The Republican debates in New Hampshire and South Carolina have been a source of amusement. Here we have had the spectacle of Republicans attacking — gasp — a capitalist, namely Mitt Romney, for practicing — whoa — capitalism.
Romney for almost two decades ran Bain Capital (there’s that nasty word), which was a company that invested in other companies and ran them as though they were capitalist subsidiaries that were expected to make money.
Now, let’s see. Does that sound like socialism? No. Socialism is when the government invests in companies and runs them like government bureaus. Hardly anybody gets fired.
Romney did not do that. When he bought and ran a company, it either made money or he sold it off or closed it.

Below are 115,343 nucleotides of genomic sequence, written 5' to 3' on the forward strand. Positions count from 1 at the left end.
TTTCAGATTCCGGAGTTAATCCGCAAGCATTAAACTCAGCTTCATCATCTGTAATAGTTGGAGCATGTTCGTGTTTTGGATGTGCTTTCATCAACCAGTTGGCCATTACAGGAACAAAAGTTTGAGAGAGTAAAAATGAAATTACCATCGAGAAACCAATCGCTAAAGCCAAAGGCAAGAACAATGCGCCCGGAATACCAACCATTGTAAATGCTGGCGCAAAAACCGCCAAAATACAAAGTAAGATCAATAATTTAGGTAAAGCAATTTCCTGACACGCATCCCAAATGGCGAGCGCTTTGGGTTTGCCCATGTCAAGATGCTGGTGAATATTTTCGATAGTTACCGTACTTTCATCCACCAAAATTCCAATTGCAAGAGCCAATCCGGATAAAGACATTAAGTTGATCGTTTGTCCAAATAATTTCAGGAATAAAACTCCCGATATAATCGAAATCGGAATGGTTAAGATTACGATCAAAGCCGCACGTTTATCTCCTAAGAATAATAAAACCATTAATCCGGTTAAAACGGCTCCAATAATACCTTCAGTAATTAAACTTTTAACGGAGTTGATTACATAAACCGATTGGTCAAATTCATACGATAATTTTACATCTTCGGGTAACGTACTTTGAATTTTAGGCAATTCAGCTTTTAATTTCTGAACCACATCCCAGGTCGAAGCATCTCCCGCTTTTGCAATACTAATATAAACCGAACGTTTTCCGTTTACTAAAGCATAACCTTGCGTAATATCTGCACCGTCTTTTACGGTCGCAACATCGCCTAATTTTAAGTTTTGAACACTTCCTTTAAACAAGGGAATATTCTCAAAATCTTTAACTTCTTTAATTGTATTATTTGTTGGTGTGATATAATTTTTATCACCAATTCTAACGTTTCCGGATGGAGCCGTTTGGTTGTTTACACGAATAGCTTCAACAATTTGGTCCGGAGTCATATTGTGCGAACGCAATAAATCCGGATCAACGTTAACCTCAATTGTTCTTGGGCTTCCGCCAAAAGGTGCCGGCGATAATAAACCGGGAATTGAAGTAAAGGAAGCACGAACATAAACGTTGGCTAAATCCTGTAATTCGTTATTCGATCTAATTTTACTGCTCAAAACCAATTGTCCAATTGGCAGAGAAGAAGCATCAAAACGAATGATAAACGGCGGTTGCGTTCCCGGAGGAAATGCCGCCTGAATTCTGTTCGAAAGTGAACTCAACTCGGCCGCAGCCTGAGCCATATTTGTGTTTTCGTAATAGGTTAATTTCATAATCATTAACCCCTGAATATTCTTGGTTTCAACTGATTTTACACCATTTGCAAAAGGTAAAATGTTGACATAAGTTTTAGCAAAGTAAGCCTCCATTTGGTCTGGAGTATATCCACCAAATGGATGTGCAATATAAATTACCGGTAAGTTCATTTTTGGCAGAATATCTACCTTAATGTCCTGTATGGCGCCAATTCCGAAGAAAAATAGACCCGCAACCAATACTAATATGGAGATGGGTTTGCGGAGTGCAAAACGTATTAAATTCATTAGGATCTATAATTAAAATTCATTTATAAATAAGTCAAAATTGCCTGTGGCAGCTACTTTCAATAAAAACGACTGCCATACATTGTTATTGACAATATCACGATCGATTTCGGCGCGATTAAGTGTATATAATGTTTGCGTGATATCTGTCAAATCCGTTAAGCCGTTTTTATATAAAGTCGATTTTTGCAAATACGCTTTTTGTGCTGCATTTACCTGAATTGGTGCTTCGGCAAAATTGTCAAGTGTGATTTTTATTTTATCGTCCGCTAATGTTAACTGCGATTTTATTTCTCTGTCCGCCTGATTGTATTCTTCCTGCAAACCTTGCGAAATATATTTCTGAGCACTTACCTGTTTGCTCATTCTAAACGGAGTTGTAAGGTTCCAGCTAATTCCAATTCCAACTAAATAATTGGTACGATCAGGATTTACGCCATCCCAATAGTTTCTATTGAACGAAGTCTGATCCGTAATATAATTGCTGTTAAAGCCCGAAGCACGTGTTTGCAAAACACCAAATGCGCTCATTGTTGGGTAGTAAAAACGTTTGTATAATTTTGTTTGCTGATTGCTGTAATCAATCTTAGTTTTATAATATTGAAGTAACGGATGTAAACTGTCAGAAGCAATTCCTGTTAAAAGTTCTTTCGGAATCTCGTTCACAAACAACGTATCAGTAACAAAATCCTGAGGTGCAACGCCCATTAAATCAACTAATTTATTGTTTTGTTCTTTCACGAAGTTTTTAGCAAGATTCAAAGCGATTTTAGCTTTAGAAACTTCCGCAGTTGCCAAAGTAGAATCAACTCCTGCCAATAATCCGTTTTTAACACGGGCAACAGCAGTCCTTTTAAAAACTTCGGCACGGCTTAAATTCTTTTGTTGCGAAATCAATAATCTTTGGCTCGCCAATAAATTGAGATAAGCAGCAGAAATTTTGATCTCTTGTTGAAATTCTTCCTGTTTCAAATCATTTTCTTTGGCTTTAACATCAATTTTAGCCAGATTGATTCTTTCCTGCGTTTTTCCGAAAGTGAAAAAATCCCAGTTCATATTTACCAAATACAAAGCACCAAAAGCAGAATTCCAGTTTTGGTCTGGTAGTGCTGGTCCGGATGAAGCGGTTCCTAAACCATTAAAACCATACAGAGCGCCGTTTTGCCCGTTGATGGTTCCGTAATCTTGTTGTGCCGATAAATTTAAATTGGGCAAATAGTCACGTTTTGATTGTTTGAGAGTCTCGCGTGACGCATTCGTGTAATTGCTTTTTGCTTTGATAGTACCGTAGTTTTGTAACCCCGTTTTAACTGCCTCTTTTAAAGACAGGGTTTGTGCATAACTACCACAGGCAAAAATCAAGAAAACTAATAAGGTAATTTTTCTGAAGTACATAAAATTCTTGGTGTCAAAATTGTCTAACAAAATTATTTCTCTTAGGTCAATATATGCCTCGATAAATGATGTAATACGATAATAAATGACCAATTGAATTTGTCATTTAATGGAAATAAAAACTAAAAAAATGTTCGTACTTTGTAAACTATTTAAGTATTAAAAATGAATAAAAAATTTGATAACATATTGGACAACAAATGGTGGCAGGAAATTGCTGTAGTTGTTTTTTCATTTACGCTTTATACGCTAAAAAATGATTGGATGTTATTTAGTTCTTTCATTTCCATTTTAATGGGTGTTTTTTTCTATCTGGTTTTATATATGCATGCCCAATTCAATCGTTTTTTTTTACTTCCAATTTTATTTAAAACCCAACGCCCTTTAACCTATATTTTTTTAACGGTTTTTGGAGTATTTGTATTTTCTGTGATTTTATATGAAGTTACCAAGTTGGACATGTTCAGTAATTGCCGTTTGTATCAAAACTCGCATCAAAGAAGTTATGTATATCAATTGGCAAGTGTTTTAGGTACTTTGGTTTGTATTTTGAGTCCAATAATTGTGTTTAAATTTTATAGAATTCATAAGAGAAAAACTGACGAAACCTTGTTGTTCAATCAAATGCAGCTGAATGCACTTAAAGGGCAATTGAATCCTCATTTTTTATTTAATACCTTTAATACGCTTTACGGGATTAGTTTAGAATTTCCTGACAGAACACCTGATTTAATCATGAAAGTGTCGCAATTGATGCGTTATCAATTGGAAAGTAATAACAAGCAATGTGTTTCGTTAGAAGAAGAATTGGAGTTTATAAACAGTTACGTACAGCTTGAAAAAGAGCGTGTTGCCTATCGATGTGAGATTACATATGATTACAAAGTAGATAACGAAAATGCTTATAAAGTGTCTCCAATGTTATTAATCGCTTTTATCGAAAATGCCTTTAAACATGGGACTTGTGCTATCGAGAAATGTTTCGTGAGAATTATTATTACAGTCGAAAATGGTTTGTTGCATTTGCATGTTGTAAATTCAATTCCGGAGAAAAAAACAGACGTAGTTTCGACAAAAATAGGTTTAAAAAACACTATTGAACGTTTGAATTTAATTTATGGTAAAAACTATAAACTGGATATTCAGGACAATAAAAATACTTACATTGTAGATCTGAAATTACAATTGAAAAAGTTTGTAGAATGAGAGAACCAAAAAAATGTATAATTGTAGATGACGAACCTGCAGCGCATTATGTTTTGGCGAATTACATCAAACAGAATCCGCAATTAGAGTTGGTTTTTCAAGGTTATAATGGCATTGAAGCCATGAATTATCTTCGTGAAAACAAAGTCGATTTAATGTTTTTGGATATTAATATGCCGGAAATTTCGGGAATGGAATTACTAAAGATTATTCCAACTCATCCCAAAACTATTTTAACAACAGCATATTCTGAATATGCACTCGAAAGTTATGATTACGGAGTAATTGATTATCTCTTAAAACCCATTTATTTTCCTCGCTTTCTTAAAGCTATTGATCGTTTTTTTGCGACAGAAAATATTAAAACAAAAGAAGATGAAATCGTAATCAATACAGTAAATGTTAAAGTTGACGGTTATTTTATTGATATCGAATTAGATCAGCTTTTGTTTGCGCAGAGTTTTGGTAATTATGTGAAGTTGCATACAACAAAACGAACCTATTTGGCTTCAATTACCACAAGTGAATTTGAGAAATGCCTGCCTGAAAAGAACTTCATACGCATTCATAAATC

Former House Speaker Newt Gingrich has been a government employee most of his life, and when he wasn’t working for the government directly, he became a consultant on government affairs.
Former Sen. Rick Santorum, when he hasn’t been a government employee, has been a lobbyist to the government. Rep. Ron Paul, who says he believes in small government, is a longtime government employee, as is his son, Sen. Rand Paul of Kentucky. Both the Pauls are physicians, but both also are taking home their government checks. Romney also was a government employee, for four years, when he was governor of Massachusetts. But he didn’t accept a salary. And he didn’t run for re-election (gasp).
All of Romney’s opponents will tell you how wonderful capitalism is, but they stay as far from it as they can. Only Romney is the capitalist. Having stock in a 401K or a mutual fund or an IRA doesn’t count.
If you think the next president should be a capitalist, it looks like Romney will have to be your guy, by his opponents’ own admission.